Smyrna adopted a comprehensive nondiscrimination ordinance on Monday, becoming the latest city in Georgia – and the first in Cobb County – to protect LGBTQ people in private employment, housing and public accommodations.
The City Council approved the measure in a 6-1 vote that came after a public hearing last month to fine-tune an ordinance that’s been under consideration for months.
“This city government has been very clear that discrimination has no place in the City of Smyrna and that this is a place that welcomes everyone,” Mayor Derek Norton (top photo) said.
“We wanted this to be fully vetted. We wanted to get this right and make sure that everybody had an opportunity to participate in the process. We also wanted to make sure that we avoided any unintended consequences. So with substantial input from all perspectives over several months, I believe we have a strong ordinance and a very good process,” he added.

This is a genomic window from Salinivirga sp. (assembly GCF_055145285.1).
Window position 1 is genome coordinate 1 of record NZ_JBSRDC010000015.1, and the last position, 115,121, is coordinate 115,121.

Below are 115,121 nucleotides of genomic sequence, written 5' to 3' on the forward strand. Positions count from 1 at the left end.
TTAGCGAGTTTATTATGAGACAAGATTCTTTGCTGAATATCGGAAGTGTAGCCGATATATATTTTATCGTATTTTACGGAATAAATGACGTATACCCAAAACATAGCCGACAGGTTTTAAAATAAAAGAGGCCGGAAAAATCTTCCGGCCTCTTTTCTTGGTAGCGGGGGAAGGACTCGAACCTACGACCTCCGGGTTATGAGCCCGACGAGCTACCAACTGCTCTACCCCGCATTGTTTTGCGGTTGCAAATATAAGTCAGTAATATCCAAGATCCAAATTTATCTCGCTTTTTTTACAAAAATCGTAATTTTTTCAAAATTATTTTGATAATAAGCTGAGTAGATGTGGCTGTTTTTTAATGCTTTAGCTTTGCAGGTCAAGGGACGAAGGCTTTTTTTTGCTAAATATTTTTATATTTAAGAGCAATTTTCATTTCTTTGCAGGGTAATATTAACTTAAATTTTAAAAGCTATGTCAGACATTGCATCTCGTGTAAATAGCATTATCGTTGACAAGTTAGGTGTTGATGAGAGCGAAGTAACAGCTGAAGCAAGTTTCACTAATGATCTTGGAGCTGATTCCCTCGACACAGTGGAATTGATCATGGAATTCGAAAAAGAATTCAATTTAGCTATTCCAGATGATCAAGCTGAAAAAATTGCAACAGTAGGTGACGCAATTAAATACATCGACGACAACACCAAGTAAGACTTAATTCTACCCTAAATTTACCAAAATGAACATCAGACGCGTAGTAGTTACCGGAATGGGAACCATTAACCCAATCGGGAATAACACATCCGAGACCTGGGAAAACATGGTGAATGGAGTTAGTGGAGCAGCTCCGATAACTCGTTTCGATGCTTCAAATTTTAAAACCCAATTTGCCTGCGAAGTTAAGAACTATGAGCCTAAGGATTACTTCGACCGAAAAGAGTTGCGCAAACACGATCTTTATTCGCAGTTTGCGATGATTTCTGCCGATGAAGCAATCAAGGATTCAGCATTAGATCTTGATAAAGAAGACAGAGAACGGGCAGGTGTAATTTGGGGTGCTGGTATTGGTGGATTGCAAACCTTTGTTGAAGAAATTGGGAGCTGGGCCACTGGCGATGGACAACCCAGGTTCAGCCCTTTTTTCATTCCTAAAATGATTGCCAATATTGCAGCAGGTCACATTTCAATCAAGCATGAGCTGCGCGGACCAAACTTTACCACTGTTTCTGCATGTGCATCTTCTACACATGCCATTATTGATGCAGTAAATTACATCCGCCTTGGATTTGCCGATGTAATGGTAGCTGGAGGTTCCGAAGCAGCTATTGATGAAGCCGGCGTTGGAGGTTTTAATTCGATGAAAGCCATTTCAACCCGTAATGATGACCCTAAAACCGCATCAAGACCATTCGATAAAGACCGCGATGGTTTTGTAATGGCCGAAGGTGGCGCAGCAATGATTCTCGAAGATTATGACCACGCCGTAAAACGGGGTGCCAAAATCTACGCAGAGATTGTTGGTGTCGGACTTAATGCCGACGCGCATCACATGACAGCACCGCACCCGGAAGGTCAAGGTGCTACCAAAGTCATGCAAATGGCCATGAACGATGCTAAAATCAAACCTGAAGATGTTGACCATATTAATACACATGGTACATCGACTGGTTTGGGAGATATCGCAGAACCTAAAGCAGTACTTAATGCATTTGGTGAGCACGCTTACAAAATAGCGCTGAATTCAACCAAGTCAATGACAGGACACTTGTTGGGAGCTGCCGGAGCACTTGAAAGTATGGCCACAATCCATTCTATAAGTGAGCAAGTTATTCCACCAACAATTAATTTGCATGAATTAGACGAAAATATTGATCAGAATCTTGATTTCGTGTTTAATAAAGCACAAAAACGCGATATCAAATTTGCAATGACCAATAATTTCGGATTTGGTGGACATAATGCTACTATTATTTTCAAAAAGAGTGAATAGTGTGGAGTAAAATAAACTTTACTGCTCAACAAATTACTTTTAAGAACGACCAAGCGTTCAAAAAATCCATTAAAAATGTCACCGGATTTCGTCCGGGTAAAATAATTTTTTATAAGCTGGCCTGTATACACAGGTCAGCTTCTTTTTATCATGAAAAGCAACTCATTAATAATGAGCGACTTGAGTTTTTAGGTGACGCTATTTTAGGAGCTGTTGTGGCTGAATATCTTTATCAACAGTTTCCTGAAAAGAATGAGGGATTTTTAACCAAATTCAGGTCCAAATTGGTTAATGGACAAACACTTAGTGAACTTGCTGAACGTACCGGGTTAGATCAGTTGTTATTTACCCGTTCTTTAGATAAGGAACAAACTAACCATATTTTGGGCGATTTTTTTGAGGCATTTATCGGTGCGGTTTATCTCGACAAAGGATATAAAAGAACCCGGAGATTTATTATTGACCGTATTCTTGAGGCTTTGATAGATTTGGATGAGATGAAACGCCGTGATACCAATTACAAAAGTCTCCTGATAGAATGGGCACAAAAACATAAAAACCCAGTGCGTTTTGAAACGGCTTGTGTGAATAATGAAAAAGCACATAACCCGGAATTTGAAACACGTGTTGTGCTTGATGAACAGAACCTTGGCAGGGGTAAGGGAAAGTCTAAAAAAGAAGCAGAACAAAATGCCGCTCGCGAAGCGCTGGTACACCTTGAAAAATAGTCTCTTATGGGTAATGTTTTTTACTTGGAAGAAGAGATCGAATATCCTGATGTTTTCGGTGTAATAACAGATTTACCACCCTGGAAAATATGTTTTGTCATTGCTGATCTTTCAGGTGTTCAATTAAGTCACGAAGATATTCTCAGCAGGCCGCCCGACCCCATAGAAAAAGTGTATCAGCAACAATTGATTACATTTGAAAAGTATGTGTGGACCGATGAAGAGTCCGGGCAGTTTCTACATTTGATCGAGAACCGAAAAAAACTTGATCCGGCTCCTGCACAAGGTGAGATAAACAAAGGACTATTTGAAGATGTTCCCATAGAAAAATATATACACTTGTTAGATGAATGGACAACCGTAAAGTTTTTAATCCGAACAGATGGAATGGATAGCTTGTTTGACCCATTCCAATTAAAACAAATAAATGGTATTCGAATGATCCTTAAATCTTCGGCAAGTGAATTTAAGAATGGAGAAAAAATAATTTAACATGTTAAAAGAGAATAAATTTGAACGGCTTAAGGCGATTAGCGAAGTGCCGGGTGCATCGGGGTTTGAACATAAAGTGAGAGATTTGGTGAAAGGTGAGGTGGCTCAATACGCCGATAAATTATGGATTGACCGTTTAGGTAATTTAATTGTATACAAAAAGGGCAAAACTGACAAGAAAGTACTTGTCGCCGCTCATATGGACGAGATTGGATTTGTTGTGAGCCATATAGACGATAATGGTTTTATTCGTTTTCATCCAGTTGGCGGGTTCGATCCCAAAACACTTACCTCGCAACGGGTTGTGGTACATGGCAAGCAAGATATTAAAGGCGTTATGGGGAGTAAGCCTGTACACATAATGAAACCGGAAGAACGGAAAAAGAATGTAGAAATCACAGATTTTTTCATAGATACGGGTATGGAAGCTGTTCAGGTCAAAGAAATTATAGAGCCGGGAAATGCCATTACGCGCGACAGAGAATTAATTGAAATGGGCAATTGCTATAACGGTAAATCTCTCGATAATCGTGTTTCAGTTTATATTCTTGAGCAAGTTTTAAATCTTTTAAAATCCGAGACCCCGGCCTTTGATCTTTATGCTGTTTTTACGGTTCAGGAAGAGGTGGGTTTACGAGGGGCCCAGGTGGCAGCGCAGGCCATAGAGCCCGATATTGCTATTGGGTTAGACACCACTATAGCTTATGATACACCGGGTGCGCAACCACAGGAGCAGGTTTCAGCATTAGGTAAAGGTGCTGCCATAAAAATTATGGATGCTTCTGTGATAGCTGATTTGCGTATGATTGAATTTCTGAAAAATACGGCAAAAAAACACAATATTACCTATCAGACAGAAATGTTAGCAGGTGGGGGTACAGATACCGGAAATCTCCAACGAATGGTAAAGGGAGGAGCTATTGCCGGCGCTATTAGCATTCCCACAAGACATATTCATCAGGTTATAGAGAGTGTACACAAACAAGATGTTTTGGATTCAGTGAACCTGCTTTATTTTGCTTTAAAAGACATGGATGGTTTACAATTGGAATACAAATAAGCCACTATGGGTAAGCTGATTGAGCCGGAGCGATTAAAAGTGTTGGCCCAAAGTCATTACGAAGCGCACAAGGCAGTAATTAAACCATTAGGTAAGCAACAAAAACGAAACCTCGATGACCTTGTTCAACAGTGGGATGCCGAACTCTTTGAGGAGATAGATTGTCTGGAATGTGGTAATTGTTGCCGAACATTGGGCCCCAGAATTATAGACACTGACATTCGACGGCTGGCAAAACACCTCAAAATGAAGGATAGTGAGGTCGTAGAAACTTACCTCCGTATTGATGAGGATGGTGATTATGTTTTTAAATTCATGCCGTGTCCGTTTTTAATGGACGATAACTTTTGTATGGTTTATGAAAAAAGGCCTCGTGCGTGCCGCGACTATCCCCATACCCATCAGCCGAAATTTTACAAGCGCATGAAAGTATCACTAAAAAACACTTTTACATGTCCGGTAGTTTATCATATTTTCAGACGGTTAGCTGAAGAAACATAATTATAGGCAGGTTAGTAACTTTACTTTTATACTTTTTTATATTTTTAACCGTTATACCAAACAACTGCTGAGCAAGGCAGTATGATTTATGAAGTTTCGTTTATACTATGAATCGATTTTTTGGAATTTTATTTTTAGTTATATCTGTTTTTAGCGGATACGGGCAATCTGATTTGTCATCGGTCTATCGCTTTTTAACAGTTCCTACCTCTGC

The lone vote against the nondiscrimination ordinance came from Council member Corkey Welch, who has opposed LGBTQ initiatives for years. In 2014, he cited a “moral issue” with gay people in opposing extending domestic partner benefits to city workers.
‘My issue is with gender identity’
On Monday, Welch (second photo) trotted out tired transphobic tropes about nondiscrimination ordinances providing cover for “people in drag” assaulting women and children in restrooms.
“I have no issues with race, color, religion, national origin, sex, sexual orientation, gender, homeless status, disability, marital status, veteran/military status or the age parts of this ordinance,” Welch said. “My single issue is with that of gender identity. This has been my position from the very beginning of our discussions on this ordinance.”
Including gender identity in the ordinance would trample on his rights, Welch claimed.